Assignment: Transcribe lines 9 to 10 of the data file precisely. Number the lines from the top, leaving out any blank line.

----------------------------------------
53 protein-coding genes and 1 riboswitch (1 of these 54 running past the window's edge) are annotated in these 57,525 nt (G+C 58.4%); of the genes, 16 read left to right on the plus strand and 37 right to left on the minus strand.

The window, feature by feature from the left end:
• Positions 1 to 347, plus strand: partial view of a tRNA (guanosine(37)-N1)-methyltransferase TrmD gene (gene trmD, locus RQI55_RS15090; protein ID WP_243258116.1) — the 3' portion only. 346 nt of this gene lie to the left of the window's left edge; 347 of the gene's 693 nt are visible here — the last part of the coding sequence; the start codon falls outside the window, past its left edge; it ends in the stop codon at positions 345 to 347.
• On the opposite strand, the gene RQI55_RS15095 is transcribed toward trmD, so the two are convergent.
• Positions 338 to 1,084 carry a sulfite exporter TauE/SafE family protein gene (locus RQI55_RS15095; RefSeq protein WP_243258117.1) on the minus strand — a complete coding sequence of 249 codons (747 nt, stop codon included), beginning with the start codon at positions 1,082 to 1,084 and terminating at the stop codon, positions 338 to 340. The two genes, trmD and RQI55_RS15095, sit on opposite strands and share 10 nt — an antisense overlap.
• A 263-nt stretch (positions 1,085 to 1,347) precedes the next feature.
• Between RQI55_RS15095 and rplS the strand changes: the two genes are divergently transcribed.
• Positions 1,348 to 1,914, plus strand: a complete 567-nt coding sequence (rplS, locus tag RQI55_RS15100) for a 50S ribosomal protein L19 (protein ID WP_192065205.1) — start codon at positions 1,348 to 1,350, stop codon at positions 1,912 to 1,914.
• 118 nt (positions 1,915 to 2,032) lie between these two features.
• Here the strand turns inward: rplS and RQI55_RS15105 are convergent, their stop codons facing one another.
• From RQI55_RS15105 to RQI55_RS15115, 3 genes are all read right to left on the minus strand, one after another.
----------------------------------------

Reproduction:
• 118 nt (positions 1,915 to 2,032) lie between these two features.
• Here the strand turns inward: rplS and RQI55_RS15105 are convergent, their stop codons facing one another.